Amazon accused of noncompliance with video captioning rules

Amazon accused of noncompliance with video captioning rules

Deaf and hard of hearing consumer groups accuse Amazon of not captioning streaming videos in compliance with the 21st Century Communications and Video Accessibility Act

By Phil Johnson

January 02, 2013

Note: To view graphs/statistics – click here

Recent captioning rates for online videos

Institute for Public Representation

If you’re one of the millions of Americans who are deaf or hard of hearing, choosing a video streaming service involves evaluating more than just cost and selection. You’re probably also concerned about the accessibility of their offerings; that is, whether their streaming videos are captioned. If so, you may be less likely to choose Amazon, based on a complaint recently filed with the FCC.

The complaint, filed by a number of consumer groups for the deaf or hard of hearing, allege that Amazon is in violation of online video captioning rules required by the 21st Century Communications and Video Accessibility Act (CVAA). The CVAA sets a number of deadlines for making online (IP-delivered) video accessible, the first of which was September 30, 2012. Any pre-recorded video that was shown on television with captions on or after that date must also include closed captions if streamed. There are more deadlines in the coming months regarding the captioning of live and archival videos.

The complaint against Amazon was based on a report filed with the FCC in late December that assessed initial compliance with the captioning rules following the September 30 deadline. The report looked at a sample of roughly 100 online videos that should have been captioned, across a variety of distribution platforms. In general, the results were promising: 82% of the videos reviewed did comply with the law, and in a number of cases, they found that video providers were going beyond the requirements and beginning to caption live and archival videos, well ahead of the later deadlines for captioning imposed by the CVAA.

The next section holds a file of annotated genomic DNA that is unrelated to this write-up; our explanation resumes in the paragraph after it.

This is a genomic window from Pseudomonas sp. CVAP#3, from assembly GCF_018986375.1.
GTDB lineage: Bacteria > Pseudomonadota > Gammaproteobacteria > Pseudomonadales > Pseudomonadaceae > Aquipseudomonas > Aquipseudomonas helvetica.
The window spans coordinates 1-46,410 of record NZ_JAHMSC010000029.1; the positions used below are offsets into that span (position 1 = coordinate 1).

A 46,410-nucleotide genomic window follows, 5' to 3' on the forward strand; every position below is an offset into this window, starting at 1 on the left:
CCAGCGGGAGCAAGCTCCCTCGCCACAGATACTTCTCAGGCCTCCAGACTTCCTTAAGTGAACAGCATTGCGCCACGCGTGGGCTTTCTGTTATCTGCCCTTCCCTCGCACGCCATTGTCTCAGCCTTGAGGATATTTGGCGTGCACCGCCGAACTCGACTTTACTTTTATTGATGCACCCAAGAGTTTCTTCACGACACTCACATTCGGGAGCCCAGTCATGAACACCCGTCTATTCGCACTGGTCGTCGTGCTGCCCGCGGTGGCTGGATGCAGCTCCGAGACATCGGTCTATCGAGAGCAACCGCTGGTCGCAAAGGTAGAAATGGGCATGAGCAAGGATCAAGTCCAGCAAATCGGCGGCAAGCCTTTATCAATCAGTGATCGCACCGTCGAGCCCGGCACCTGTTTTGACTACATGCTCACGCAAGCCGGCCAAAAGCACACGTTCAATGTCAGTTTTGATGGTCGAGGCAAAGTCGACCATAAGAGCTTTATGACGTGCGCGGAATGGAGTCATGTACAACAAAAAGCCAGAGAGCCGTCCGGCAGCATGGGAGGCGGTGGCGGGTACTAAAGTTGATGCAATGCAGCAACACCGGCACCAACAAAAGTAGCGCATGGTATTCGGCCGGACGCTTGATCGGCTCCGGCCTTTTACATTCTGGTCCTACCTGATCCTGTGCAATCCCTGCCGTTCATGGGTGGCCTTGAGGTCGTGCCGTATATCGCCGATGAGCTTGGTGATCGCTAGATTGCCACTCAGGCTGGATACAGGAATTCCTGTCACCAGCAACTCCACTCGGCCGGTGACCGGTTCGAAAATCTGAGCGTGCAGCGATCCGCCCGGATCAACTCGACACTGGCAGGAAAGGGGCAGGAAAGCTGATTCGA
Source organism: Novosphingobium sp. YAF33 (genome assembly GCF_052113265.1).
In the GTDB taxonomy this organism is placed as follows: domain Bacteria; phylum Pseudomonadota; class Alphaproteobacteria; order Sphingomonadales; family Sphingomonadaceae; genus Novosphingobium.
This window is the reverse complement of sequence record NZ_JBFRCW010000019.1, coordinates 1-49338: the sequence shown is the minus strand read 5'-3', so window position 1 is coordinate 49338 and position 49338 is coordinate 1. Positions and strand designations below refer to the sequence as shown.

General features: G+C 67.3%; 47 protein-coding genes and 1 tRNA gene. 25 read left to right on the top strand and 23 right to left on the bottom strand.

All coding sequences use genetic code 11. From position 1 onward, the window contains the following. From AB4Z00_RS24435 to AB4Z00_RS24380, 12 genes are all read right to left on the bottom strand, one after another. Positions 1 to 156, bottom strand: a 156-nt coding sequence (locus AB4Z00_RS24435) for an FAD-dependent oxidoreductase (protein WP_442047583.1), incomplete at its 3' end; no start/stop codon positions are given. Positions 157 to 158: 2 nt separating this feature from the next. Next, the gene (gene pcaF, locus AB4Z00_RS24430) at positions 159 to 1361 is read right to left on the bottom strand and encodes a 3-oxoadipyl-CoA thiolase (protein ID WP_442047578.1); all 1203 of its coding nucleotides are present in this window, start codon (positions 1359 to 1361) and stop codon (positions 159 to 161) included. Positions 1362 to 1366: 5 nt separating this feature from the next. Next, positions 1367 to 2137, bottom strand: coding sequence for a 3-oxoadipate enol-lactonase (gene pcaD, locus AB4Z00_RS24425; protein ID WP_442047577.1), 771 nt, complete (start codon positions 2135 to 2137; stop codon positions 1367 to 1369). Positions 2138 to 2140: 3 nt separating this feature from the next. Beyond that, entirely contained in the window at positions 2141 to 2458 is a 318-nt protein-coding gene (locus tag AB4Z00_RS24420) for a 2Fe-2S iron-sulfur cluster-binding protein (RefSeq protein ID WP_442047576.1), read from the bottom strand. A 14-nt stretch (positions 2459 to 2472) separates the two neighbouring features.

Despite the overall good news, the researchers found that Amazon “consistently failed to include captions as soon as programs were initially made available for IP delivery.” Over the course of a month in which they specifically monitored Amazon’s offerings, they found that, initially, two-thirds of their programming that was subject to the CVAA captioning rules were not in compliance. While they did see improvement in compliance over the course of the month, the time lag in offering captions after a video was first available for streaming on Amazon was still significant, with a median time of 2.5 days and a maximum of 20 days.

Based on these findings, the complaint subsequently filed with the FCC against Amazon alleges “a pattern of willful and brazen noncompliance”. The noncompliance is interpreted as willful due to an earlier request by Amazon (along with a number of other distributors) to delay implementation of the CVAA rules. The complaint asks the FCC to impose financial penalties and to require Amazon to immediately comply with the CVAA.

I reached out to Amazon for a comment about the complaint shortly after it was filed, but have not received a response.

Are you deaf or hard of hearing and watch TV or movies online? If so, what provider or service do you use? What’s your experience with online video captioning since the end of September? Please share in the comments.



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